- As a child I dreamed of becoming a librarian. I had a collection of books that I would check out and stamp. I found that I was attracted to the LMS endorsement because there were only 6 classes in the sequence that I would take in order to gain my endorsement. It seemed to be a manageable goal that could be accomplished since each class was taken during a fall, spring, and summer semester. I did have two other classes that I have to take since I do not have an education degree. I have been able to take one of the classes last semester and have one other class to take. The classes are a hands-on experience for me. I enjoy working with the other classmates and am able to discuss different situations that occur in the library. The benefits of the LMS are to provide an environment where one can gain life long learning skills, and to be a leader who promotes literacy and technology skills. —-Faith Lucas: email correspondence April 19, 2016
- I always wished to be a librarian. I kind of forgot about that wish, though, when my “real life” became my life! Four years ago I was a traveling literacy specialist for kindergarteners in suburban CT, and worked in a bunch of different schools each week. I used the libraries for books, for work space and to take my kiddos to…it all came back to me that I wanted to be a librarian, especially in a school. When we moved up to VT and I realized I could have a fresh start, I went for it. Our pivotal conversation two years ago changed my life! Thanks, and hooray! —Kristen Eckhardt: email correspondence April 19, 2016
We need you in our school libraries!
In Vermont, the Agency of Education publishes a list of shortages for educator positions, and the library media specialist (school librarian) position has a perennial spot on the list. The University of Vermont School Library Media Studies courses are designed for educators who want to add that endorsement to their teaching licenses. There is also an option for enrolling in a Masters of Education program, with a concentration in school library media studies and additional education coursework to complete the program with an advanced degree. Some candidates are experienced educators are looking for new options, and are attracted to the program. Other candidates who enroll in the courses have been hired to fill vacant jobs, and are working within provisional licensing regulations.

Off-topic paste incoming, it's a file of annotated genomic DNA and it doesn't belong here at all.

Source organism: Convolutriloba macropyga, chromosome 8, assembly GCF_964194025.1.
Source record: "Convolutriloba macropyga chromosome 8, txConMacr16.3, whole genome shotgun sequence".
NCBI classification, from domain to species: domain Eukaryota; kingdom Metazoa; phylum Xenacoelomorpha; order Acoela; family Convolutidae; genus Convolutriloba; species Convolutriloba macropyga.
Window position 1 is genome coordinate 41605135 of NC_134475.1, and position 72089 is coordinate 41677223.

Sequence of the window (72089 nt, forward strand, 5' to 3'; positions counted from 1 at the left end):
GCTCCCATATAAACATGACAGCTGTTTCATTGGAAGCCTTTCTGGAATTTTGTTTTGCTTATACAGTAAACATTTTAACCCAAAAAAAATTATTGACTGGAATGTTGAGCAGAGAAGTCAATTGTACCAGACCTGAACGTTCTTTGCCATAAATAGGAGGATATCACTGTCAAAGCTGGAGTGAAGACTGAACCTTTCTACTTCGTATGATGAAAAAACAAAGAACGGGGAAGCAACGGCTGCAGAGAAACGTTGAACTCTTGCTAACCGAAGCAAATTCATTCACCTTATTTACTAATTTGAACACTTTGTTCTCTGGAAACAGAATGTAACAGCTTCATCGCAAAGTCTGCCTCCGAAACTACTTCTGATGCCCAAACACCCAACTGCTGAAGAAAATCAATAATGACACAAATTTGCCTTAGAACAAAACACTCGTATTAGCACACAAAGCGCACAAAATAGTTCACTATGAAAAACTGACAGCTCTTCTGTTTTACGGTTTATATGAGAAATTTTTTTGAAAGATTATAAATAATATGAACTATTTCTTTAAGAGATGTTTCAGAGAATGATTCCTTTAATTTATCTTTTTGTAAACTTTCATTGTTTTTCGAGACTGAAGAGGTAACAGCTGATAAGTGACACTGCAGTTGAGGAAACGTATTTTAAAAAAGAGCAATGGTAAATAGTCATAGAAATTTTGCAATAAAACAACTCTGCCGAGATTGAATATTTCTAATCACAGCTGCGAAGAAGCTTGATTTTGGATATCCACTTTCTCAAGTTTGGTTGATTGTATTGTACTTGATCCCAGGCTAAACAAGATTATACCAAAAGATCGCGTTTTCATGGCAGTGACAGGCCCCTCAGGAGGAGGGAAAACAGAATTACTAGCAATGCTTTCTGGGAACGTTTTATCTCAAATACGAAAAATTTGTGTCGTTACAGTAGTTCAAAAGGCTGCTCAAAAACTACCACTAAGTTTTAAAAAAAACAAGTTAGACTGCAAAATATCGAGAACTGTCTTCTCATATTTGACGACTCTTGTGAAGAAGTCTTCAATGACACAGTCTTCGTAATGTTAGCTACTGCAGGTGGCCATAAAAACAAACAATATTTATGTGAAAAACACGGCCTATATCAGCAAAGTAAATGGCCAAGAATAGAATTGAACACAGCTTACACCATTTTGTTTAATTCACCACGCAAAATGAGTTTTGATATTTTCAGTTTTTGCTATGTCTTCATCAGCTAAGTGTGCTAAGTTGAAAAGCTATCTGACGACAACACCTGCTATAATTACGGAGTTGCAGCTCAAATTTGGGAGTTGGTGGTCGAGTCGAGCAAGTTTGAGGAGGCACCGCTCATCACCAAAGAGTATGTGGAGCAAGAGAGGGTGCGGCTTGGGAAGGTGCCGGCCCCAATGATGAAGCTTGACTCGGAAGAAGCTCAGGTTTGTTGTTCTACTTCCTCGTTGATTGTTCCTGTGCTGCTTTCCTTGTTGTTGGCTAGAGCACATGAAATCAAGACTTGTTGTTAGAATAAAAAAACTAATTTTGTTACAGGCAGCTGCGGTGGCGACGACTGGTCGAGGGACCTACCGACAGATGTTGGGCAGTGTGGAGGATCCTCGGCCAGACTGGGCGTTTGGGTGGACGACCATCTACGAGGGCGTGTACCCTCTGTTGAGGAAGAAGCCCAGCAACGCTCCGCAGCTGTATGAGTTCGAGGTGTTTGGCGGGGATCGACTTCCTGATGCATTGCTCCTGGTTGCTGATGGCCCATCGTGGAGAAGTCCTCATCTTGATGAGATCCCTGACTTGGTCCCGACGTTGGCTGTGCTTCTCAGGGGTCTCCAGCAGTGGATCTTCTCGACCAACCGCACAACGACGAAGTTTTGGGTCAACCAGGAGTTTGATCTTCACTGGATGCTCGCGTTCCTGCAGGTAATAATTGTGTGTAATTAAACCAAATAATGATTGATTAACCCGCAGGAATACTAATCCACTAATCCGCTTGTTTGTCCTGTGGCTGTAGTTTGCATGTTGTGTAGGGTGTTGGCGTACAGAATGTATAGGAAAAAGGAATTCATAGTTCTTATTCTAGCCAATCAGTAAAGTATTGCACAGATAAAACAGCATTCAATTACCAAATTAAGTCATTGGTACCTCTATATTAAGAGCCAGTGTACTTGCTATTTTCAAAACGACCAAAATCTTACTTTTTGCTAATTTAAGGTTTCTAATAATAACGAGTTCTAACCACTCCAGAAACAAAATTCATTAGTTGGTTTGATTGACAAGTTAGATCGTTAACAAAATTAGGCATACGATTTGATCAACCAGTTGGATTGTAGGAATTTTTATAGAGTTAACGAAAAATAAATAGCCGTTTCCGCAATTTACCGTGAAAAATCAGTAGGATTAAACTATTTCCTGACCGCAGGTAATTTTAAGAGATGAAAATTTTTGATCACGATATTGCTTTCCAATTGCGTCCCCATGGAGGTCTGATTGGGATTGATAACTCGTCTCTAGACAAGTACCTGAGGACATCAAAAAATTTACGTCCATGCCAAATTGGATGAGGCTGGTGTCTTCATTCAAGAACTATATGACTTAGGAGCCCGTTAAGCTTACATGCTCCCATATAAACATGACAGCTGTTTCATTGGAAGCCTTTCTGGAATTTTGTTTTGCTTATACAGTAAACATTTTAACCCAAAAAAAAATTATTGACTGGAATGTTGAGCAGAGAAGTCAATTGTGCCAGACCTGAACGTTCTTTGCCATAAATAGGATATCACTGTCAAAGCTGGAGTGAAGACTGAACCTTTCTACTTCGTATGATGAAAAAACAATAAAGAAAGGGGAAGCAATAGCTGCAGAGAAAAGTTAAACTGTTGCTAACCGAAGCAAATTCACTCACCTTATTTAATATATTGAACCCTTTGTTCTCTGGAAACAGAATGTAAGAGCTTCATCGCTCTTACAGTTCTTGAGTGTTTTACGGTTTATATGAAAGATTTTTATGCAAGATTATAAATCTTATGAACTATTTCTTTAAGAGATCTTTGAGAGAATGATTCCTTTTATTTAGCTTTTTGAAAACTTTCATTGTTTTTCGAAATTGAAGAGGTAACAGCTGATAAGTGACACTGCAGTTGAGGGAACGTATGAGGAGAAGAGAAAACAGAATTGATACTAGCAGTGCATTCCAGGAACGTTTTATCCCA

Telling our stories to administrators:
In this small rural state, there has been a continued tradition of support for school libraries, and there are not enough certified professionals to fill all the positions in the state. Professional school librarians continue to advocate, individually and together for school library programs, by communicating with administrators about the impact of school libraries on learners. Administrators play an important role in recruitment, and they need to have current data and information that will inform their decisions about the role of the school librarian..
Superintendents and principals are often the headhunters and recruiters who identify educators from within their ranks who might be willing to make a shift to the role of the school librarian. Those folks are encouraged to enroll in the UVM two year program, or some other recommended graduate program in school librarianship. Once the educators are committed to the required coursework, they may be hired as professionals with a provisional license under the direction of the school district. Upon completion of the courses and a practicum, the educators are eligible for a Vermont prek-12 endorsement as certified library media specialists. When administrators recruit from within, and encourage and support the professional learning of potential school librarians, they will get a return on their investment through a valued employee whose professional skills will enhance the teaching and learning for all members of the school community.
We are all stakeholders in the future for school library programs, so get out there and do your part. Spread the word locally and globally! Tell your story!
Image: Judith Kaplan Collection